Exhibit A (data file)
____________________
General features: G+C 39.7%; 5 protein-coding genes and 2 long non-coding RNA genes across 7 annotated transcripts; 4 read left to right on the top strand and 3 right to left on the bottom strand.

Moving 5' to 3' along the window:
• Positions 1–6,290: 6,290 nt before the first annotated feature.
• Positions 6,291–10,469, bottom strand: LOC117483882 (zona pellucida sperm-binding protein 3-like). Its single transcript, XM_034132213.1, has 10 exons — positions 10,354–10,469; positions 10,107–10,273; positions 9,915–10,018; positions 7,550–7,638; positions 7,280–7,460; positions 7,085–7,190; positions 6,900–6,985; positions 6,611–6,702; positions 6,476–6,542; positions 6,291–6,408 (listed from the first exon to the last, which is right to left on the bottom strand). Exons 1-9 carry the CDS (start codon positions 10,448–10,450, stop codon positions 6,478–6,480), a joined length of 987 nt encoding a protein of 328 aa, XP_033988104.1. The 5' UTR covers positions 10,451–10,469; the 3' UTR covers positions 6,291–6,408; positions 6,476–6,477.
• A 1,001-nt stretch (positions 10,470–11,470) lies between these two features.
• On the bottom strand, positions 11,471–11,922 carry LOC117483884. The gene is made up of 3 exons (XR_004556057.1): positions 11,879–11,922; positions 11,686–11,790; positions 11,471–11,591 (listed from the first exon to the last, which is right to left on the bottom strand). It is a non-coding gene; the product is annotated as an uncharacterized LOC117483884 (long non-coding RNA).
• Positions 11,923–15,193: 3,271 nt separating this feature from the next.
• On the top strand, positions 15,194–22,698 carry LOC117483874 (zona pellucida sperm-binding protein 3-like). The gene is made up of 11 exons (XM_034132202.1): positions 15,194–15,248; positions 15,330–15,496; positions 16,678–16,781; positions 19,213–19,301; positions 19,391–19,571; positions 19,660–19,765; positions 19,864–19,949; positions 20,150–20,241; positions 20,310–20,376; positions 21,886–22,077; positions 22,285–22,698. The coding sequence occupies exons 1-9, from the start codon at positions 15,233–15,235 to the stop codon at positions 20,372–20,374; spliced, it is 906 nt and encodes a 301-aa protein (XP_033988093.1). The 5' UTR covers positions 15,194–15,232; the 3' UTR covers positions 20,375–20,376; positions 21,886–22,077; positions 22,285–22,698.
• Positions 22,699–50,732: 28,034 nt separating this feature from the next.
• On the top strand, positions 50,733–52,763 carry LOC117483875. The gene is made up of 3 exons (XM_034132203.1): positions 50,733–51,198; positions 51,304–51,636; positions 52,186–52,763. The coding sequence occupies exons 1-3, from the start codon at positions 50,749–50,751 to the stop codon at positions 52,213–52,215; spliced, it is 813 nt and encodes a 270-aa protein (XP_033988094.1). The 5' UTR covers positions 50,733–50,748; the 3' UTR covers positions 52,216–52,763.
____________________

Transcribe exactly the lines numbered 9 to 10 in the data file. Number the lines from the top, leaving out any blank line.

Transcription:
• Positions 22,699–50,732: 28,034 nt separating this feature from the next.
• On the top strand, positions 50,733–52,763 carry LOC117483875. The gene is made up of 3 exons (XM_034132203.1): positions 50,733–51,198; positions 51,304–51,636; positions 52,186–52,763. The coding sequence occupies exons 1-3, from the start codon at positions 50,749–50,751 to the stop codon at positions 52,213–52,215; spliced, it is 813 nt and encodes a 270-aa protein (XP_033988094.1). The 5' UTR covers positions 50,733–50,748; the 3' UTR covers positions 52,216–52,763.